What to Expect in Jail After a DUI Arrest

You don’t get to control anything. And nobody is going to care how you review your stay on Yelp.

When you think of life’s unpleasantries to avoid, you think of Yoko Ono concerts, root canals, and dinners with that couple that only wants to talk about politics. But right up there on the list is going to jail after getting arrested for a DUI. As much advice as your St. Augustine DUI lawyer can give you on how to handle yourself during a DUI stop, and how to handle your DUI case in court, the jail experience is something you largely must endure alone.

Jail is part of the deterrent to drinking and driving. It’s meant to be unpleasant. Depending on your personality and how often you’ve been in jail, it often goes beyond unpleasant and becomes downright traumatizing. The experience greatly depends on where you get arrested and by whom. Some jails are so overcrowded, you might not even go. You’re released on your own recognizance. But most of the time there’s plenty of room for you, and the law enforcement arm insists on you being their guest.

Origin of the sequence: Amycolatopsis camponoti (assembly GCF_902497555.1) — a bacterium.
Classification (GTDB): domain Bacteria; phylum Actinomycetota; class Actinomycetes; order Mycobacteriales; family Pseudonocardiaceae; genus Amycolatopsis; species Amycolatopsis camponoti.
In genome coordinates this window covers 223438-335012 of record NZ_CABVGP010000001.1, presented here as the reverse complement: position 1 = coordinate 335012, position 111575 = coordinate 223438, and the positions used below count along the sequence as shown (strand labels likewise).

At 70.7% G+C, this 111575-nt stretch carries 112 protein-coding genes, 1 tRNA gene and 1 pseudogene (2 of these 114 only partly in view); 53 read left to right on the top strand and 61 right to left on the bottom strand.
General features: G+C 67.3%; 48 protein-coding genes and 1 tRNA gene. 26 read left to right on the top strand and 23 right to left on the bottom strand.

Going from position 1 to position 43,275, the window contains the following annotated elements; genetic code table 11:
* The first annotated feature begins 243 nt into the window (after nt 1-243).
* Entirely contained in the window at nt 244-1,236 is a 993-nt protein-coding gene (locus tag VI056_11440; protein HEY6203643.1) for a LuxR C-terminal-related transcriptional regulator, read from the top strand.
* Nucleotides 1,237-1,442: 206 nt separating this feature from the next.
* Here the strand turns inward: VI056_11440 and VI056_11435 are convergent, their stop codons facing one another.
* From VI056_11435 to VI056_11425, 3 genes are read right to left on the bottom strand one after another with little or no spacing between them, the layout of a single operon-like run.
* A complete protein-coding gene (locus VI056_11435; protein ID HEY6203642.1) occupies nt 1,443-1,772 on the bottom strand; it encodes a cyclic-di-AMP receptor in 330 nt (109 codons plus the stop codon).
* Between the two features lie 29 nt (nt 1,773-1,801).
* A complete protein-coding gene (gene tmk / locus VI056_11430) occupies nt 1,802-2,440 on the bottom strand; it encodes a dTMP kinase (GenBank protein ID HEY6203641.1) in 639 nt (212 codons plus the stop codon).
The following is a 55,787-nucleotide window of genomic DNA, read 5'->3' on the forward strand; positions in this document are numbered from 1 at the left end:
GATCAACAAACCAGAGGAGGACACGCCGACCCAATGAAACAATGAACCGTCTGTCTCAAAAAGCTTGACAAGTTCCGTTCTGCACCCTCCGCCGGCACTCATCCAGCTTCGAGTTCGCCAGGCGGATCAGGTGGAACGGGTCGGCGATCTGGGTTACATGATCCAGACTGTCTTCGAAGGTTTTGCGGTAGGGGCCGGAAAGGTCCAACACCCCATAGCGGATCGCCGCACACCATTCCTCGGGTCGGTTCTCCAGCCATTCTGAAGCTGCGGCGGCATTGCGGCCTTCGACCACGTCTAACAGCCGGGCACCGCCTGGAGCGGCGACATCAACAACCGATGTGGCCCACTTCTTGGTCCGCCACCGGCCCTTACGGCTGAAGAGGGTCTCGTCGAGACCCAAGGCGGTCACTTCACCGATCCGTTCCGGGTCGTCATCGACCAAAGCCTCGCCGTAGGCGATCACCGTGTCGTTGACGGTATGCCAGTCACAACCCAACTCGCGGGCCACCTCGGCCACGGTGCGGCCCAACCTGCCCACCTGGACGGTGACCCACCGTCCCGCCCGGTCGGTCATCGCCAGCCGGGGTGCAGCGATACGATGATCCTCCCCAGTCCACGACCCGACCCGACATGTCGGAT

After your handcuffed ride in the back of a police car, you’ll be escorted into the facility and the booking procedure begins. It’s the first sign (well, maybe the second) that “who you are” no longer matters. Being booked into jail is a great equalizer. You are no better than anyone else there. In fact, we wouldn’t recommend that you act like you are.

Your control, and a significant bit of your pride, vanishes. Your time is no longer yours, or valuable. The booking process can take hours, again depending on how busy your jail is. But it doesn’t matter, because you aren’t going anywhere anyway. Nor are the officers in any great hurry.

You’ll be thoroughly searched. Your personal property, like your wallet, keys, and phone, will be taken away from you. They may also take away your belt and shoelaces. They’ll get personal info from you so they can run a background check to make sure you don’t have any outstanding warrants or to find out if you’re on parole. You’ll be fingerprinted, have your mugshot taken, and get a booking number.